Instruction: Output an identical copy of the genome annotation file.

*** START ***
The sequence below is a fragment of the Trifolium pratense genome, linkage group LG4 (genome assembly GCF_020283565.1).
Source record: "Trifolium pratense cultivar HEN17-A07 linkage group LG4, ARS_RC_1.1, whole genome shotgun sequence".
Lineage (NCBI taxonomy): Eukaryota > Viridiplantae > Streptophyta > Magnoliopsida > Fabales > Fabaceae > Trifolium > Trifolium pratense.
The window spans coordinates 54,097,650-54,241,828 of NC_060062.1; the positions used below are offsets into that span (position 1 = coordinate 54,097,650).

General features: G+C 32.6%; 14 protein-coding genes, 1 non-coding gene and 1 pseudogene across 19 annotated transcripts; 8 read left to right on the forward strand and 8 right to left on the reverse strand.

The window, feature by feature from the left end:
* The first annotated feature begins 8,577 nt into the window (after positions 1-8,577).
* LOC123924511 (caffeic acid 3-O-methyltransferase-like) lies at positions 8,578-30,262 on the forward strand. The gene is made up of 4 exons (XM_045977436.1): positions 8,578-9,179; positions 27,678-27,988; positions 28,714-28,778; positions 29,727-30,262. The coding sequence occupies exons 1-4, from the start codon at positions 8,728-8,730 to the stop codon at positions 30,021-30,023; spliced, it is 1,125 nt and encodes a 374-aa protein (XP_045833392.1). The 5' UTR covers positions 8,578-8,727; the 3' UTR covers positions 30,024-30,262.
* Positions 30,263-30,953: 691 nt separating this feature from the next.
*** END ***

The sequence below is a fragment of the Trifolium pratense genome, linkage group LG4 (genome assembly GCF_020283565.1).
Source record: "Trifolium pratense cultivar HEN17-A07 linkage group LG4, ARS_RC_1.1, whole genome shotgun sequence".
Lineage (NCBI taxonomy): Eukaryota > Viridiplantae > Streptophyta > Magnoliopsida > Fabales > Fabaceae > Trifolium > Trifolium pratense.
The window spans coordinates 54,097,650-54,241,828 of NC_060062.1; the positions used below are offsets into that span (position 1 = coordinate 54,097,650).

General features: G+C 32.6%; 14 protein-coding genes, 1 non-coding gene and 1 pseudogene across 19 annotated transcripts; 8 read left to right on the forward strand and 8 right to left on the reverse strand.

The window, feature by feature from the left end:
* The first annotated feature begins 8,577 nt into the window (after positions 1-8,577).
* LOC123924511 (caffeic acid 3-O-methyltransferase-like) lies at positions 8,578-30,262 on the forward strand. The gene is made up of 4 exons (XM_045977436.1): positions 8,578-9,179; positions 27,678-27,988; positions 28,714-28,778; positions 29,727-30,262. The coding sequence occupies exons 1-4, from the start codon at positions 8,728-8,730 to the stop codon at positions 30,021-30,023; spliced, it is 1,125 nt and encodes a 374-aa protein (XP_045833392.1). The 5' UTR covers positions 8,578-8,727; the 3' UTR covers positions 30,024-30,262.
* Positions 30,263-30,953: 691 nt separating this feature from the next.